Mosquitoes carrying West Nile Virus found in Hamilton County

SPRINGDALE, Ohio — Mosquitoes in Springdale have tested positive for the West Nile Virus, according to the Springdale Health Department.

The health department announced the discovery on Wednesday.

Specifically, the mosquitoes that tested positive for the virus were in the “southwest quadrant of the community,” according to the announcement.

The West Nile virus affects the central nervous system, and can be transmitted to humans directly by mosquitoes. Most people bitten by an infected mosquito will never become sick, or show symptoms. However, up to 20 percent of people who become infected may have symptoms such as fever, headaches, body aches, nausea, vomiting and sometimes swollen lymph glands or a rash.

Less than one percent of people infected with the West Nile virus develop severe symptoms, but those symptoms can last several weeks and neurological effects can become permanent.

Residents over the age of 50 have the highest risk of developing severe infections, and anyone experiencing similar symptoms should contact a healthcare provider for evaluation.

Mosquitoes carrying the West Nile virus have been found in the Greater Cincinnati region before. Mosquitoes are most active at dusk and dawn; the health department says mosquito species that bite humans during the day are not typically the species known to carry the West Nile virus.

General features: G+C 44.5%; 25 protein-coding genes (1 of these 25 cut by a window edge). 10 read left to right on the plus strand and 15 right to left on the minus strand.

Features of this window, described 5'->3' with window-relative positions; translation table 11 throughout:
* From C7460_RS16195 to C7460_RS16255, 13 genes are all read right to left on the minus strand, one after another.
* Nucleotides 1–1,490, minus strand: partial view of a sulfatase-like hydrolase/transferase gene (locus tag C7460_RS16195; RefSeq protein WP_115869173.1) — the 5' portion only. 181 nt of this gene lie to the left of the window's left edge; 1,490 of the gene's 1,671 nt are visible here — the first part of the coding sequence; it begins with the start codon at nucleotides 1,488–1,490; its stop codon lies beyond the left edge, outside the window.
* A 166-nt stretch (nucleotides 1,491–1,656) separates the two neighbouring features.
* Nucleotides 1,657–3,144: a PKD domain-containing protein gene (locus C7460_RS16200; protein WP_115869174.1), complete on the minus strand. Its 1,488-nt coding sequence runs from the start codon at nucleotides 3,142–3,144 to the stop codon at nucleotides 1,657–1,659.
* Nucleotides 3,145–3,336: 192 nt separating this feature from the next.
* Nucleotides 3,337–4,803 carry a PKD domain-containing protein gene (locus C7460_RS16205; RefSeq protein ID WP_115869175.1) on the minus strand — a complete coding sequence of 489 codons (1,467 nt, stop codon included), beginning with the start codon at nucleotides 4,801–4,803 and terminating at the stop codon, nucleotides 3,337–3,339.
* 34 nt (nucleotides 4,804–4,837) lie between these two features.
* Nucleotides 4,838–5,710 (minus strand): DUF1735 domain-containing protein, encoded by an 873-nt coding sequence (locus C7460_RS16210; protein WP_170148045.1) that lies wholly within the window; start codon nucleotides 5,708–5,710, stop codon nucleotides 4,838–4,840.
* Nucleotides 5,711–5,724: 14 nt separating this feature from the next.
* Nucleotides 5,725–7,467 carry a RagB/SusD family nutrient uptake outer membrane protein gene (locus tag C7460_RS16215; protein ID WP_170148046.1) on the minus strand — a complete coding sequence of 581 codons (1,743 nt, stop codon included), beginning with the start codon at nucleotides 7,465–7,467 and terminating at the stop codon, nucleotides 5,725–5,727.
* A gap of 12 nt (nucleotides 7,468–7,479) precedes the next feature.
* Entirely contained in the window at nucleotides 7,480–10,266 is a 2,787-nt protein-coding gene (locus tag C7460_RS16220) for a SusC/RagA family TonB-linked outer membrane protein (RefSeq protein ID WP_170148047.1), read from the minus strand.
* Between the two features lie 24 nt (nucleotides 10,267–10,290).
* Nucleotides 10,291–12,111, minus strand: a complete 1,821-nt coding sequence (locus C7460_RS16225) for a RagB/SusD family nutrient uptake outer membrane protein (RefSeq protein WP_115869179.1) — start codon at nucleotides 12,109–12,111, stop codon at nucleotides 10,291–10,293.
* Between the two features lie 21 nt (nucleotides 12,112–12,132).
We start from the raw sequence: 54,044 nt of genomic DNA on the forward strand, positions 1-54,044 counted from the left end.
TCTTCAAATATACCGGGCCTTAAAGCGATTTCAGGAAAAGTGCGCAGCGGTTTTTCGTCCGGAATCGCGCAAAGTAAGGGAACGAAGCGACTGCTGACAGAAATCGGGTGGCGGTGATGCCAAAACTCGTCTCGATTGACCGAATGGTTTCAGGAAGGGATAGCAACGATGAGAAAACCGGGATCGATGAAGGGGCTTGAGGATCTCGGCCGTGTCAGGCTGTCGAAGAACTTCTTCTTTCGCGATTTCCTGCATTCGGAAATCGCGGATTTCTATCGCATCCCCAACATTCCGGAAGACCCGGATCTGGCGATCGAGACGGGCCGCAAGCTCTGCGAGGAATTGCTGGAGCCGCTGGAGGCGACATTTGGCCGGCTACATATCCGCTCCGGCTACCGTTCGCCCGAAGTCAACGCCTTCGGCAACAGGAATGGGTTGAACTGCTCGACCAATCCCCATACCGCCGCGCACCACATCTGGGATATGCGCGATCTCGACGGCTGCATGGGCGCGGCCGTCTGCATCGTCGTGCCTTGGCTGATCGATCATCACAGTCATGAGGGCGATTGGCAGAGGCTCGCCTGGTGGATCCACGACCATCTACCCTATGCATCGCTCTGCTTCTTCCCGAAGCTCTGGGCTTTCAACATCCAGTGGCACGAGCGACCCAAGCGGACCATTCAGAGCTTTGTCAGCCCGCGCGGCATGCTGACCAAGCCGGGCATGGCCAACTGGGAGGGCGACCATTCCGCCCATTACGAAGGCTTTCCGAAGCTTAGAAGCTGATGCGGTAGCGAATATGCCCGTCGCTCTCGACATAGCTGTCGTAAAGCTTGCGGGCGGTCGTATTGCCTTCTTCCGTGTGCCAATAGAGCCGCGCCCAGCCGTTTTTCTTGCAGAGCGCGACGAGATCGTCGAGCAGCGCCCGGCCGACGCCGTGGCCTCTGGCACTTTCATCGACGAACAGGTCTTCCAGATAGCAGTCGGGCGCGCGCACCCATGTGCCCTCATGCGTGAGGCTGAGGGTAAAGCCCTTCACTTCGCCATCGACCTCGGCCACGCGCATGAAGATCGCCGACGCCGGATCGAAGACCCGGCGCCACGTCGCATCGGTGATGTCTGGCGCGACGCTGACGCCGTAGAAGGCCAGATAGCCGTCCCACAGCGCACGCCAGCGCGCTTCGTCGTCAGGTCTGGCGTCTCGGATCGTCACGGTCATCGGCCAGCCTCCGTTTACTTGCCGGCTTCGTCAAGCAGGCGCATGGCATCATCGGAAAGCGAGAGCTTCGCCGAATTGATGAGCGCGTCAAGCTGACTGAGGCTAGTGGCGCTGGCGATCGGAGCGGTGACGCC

The Springdale Health Department provides free resources to prevent mosquitoes, like mosquito dunks for areas that collect water, insect repellent and mini first aid kits.

To prevent mosquitoes in your area, the health department suggests the following steps:

  • Eliminate sources of standing water in your yard such as saucers under flowerpots, children’s toys, wheelbarrows, boats, tires, puddles, etc. Mosquitoes can breed in even a very small quantity of standing water.
  • Use mosquito dunks on water bodies that cannot be immediately drained.
  • Replace water in bird baths and outdoor pet dishes at least every week to help eliminate stagnant water.
  • Keep swimming pools circulating, clean and chlorinated, and remove any water that collects on the swimming pool cover.
  • Empty out and turn over plastic wading pools or kiddie pools when not in use.
  • Keep gutters clean to prevent standing water.

To protect yourself from mosquitoes:

  • Wear light colored, loose-fitting pants and long-sleeved shirts with shoes and socks when outdoors for long periods of time, or during dusk and dawn, when mosquitoes are most active.
  • Use an EPA-approved mosquito repellent to protect exposed skin.
  • Repair or replace old and torn screens in doors, windows and vents.
  • If camping, use a screened tent
  • Cover strollers and baby carriers with mosquito netting

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